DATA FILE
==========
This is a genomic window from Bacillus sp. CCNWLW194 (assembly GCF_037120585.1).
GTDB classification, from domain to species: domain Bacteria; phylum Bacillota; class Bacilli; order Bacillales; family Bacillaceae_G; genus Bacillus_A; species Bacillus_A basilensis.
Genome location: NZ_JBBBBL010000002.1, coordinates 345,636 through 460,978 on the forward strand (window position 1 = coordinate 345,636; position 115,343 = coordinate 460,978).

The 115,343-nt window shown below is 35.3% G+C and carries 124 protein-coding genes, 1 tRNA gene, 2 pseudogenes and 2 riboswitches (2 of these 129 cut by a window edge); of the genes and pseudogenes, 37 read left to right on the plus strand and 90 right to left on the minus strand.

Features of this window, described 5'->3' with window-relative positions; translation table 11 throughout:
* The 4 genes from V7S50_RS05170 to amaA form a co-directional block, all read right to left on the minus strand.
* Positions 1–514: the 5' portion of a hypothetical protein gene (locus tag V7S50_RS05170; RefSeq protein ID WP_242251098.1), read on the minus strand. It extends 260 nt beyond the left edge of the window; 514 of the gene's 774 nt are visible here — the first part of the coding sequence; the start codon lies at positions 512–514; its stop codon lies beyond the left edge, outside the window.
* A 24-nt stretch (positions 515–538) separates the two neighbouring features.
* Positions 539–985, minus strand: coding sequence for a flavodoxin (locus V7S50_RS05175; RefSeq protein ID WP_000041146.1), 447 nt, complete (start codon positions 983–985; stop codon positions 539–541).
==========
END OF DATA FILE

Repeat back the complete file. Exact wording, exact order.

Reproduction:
This is a genomic window from Bacillus sp. CCNWLW194 (assembly GCF_037120585.1).
GTDB classification, from domain to species: domain Bacteria; phylum Bacillota; class Bacilli; order Bacillales; family Bacillaceae_G; genus Bacillus_A; species Bacillus_A basilensis.
Genome location: NZ_JBBBBL010000002.1, coordinates 345,636 through 460,978 on the forward strand (window position 1 = coordinate 345,636; position 115,343 = coordinate 460,978).

The 115,343-nt window shown below is 35.3% G+C and carries 124 protein-coding genes, 1 tRNA gene, 2 pseudogenes and 2 riboswitches (2 of these 129 cut by a window edge); of the genes and pseudogenes, 37 read left to right on the plus strand and 90 right to left on the minus strand.

Features of this window, described 5'->3' with window-relative positions; translation table 11 throughout:
* The 4 genes from V7S50_RS05170 to amaA form a co-directional block, all read right to left on the minus strand.
* Positions 1–514: the 5' portion of a hypothetical protein gene (locus tag V7S50_RS05170; RefSeq protein ID WP_242251098.1), read on the minus strand. It extends 260 nt beyond the left edge of the window; 514 of the gene's 774 nt are visible here — the first part of the coding sequence; the start codon lies at positions 512–514; its stop codon lies beyond the left edge, outside the window.
* A 24-nt stretch (positions 515–538) separates the two neighbouring features.
* Positions 539–985, minus strand: coding sequence for a flavodoxin (locus V7S50_RS05175; RefSeq protein ID WP_000041146.1), 447 nt, complete (start codon positions 983–985; stop codon positions 539–541).